A new Android vulnerability could trick you into divulging sensitive data

StrandHogg 2.0 exploits Android's multitasking features and looks like a legitimate app.

Man holding smart phone making online shopping and banking payment.

Security firm Promon has discovered a new version of the StrandHogg bug that affects 90 percent of Android users, according to TechRadar. The malicious software works via Android's multitasking feature and makes it possible for a malicious actor to compromise a device and potentially glean sensitive information from it, like user login credentials.

How does it work? — StrandHogg 1.0 manipulates the multitasking feature in Android to create convincing overlays when users switch apps. Permissions overlays can grant hackers access to messages, photos, the microphone, and GPS location data. Login overlays, even with two-step authentication, can expose anything from your social media passwords to bank details.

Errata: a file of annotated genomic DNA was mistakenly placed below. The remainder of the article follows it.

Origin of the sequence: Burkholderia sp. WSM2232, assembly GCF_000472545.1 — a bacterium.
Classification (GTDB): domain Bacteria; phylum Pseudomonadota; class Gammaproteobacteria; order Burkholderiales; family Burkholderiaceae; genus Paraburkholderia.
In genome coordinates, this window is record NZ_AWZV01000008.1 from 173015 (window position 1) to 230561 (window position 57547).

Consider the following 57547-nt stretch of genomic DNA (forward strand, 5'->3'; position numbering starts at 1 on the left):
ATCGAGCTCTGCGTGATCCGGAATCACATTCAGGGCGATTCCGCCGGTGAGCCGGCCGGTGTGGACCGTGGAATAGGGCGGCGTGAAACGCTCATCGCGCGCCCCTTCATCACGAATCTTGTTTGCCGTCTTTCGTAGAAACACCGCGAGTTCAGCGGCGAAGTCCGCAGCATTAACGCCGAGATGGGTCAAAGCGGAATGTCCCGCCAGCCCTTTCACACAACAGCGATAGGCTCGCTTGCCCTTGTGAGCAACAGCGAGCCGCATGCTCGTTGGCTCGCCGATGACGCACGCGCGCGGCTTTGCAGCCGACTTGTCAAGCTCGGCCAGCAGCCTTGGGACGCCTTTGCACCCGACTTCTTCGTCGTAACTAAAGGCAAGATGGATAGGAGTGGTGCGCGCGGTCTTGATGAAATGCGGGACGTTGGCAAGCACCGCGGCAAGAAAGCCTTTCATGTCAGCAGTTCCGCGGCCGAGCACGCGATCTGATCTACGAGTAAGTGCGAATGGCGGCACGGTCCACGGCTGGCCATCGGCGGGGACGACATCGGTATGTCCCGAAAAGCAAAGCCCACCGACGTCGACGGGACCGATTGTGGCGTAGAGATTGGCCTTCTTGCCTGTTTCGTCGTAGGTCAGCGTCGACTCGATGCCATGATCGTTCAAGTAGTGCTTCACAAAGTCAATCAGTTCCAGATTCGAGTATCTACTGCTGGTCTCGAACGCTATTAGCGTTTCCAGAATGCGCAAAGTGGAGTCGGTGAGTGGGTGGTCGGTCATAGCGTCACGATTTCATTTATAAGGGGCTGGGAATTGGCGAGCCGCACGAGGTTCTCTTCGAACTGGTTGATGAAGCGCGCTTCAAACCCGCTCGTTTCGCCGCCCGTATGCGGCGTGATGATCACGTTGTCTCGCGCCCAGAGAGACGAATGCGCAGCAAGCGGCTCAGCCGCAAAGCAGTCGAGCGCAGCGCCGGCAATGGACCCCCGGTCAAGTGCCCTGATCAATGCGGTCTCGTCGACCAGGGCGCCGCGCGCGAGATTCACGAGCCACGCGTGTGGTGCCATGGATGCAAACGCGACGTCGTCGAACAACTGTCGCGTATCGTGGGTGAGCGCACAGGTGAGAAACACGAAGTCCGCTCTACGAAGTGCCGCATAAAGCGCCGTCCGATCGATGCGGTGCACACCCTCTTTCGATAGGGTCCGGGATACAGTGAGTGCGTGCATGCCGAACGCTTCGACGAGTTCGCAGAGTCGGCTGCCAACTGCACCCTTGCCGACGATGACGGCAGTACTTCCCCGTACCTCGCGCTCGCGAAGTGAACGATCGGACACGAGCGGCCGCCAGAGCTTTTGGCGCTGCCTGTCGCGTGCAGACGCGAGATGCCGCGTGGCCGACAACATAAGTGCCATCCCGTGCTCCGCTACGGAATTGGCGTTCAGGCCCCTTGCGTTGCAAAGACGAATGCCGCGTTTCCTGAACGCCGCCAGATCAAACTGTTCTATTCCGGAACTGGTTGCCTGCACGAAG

Sound familiar? — StrandHogg 2.0 is virtually the same as the overlay-creating StrandHogg 1.0, but now it can’t be scanned for in the Play Store. Google didn't bother patching StrandHogg 1.0, instead choosing to search for a tell-tale section of code in Android apps, but it has already released a patch to protect users from the updated version.

This process abuses the Android Manifest’s taskAffinity feature, which makes it easy to find in an app’s XML file. StrandHogg 2.0 doesn’t need to claim any official feature, so it can be downloaded to the device after the app has been installed.

What you can do? — The updated bug doesn’t affect those devices running Android 10, but any users using older versions of Android — and there are plenty of them — should update their devices as soon as possible, because Google released a patch for StrandHogg 2.0 in May’s Security Update.